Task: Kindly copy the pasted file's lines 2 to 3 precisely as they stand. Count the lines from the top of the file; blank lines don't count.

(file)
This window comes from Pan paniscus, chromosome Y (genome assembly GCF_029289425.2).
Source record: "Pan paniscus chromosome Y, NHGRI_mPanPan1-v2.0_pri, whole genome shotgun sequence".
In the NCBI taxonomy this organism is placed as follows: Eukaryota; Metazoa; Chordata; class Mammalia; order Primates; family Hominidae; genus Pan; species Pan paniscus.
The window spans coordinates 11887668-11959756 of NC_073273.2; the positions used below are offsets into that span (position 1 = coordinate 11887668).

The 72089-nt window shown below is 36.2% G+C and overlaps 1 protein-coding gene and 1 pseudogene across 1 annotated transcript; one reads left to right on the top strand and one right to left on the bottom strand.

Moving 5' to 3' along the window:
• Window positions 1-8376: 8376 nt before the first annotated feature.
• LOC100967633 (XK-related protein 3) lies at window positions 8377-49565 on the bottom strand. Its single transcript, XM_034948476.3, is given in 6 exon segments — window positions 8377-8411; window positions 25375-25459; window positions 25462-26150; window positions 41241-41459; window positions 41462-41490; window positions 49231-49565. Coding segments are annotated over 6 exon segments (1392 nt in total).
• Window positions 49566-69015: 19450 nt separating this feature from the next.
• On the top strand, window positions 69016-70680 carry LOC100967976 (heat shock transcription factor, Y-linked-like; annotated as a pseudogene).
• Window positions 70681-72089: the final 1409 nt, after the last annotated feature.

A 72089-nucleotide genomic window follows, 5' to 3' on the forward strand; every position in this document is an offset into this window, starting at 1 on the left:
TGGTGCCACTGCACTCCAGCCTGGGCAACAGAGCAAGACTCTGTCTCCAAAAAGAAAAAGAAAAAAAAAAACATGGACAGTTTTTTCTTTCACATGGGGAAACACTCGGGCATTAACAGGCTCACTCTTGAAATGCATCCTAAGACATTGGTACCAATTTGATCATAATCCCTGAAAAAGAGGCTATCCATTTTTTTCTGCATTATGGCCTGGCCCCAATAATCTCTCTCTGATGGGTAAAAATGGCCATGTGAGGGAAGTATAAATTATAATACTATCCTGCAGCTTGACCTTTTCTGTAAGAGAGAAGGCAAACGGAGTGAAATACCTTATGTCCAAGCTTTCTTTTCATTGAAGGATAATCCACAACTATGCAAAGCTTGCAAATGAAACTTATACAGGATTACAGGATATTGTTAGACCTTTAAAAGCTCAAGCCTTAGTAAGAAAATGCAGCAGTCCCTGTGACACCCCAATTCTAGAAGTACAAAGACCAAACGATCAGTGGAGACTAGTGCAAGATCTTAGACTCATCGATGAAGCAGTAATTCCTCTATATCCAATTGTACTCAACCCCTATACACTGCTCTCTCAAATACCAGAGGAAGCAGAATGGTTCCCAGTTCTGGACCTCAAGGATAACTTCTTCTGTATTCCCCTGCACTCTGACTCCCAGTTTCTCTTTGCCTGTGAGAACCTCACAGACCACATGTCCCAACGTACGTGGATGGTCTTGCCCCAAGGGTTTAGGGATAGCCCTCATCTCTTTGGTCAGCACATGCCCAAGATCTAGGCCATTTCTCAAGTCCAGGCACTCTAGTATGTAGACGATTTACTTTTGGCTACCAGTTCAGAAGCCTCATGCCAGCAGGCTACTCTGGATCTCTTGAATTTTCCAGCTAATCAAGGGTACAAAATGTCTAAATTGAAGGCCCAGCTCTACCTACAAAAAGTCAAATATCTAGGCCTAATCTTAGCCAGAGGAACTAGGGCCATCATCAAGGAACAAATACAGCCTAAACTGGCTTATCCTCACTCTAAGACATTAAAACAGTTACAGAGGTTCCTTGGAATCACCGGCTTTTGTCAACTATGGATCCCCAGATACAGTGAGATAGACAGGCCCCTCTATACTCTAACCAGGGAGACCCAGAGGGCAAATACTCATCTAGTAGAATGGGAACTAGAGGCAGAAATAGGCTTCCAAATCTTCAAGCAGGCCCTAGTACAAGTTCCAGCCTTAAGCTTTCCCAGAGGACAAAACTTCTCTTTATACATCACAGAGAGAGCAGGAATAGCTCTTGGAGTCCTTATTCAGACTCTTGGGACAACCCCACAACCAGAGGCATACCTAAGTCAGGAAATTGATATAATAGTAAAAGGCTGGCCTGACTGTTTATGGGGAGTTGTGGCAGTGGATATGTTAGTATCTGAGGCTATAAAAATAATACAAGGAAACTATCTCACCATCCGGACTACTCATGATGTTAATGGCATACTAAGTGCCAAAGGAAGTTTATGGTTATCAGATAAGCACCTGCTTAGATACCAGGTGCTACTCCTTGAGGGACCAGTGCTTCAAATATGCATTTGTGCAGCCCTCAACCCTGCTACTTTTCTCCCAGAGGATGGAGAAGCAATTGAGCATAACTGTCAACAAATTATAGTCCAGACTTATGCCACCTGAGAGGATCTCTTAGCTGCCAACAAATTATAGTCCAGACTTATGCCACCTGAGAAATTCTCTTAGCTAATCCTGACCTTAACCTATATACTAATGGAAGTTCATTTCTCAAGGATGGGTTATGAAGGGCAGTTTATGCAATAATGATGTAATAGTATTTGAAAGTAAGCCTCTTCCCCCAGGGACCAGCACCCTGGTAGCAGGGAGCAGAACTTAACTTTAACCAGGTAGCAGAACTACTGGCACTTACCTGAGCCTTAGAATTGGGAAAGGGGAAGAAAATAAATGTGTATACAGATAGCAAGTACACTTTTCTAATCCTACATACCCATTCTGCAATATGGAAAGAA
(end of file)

Source record: "Pan paniscus chromosome Y, NHGRI_mPanPan1-v2.0_pri, whole genome shotgun sequence".
In the NCBI taxonomy this organism is placed as follows: Eukaryota; Metazoa; Chordata; class Mammalia; order Primates; family Hominidae; genus Pan; species Pan paniscus.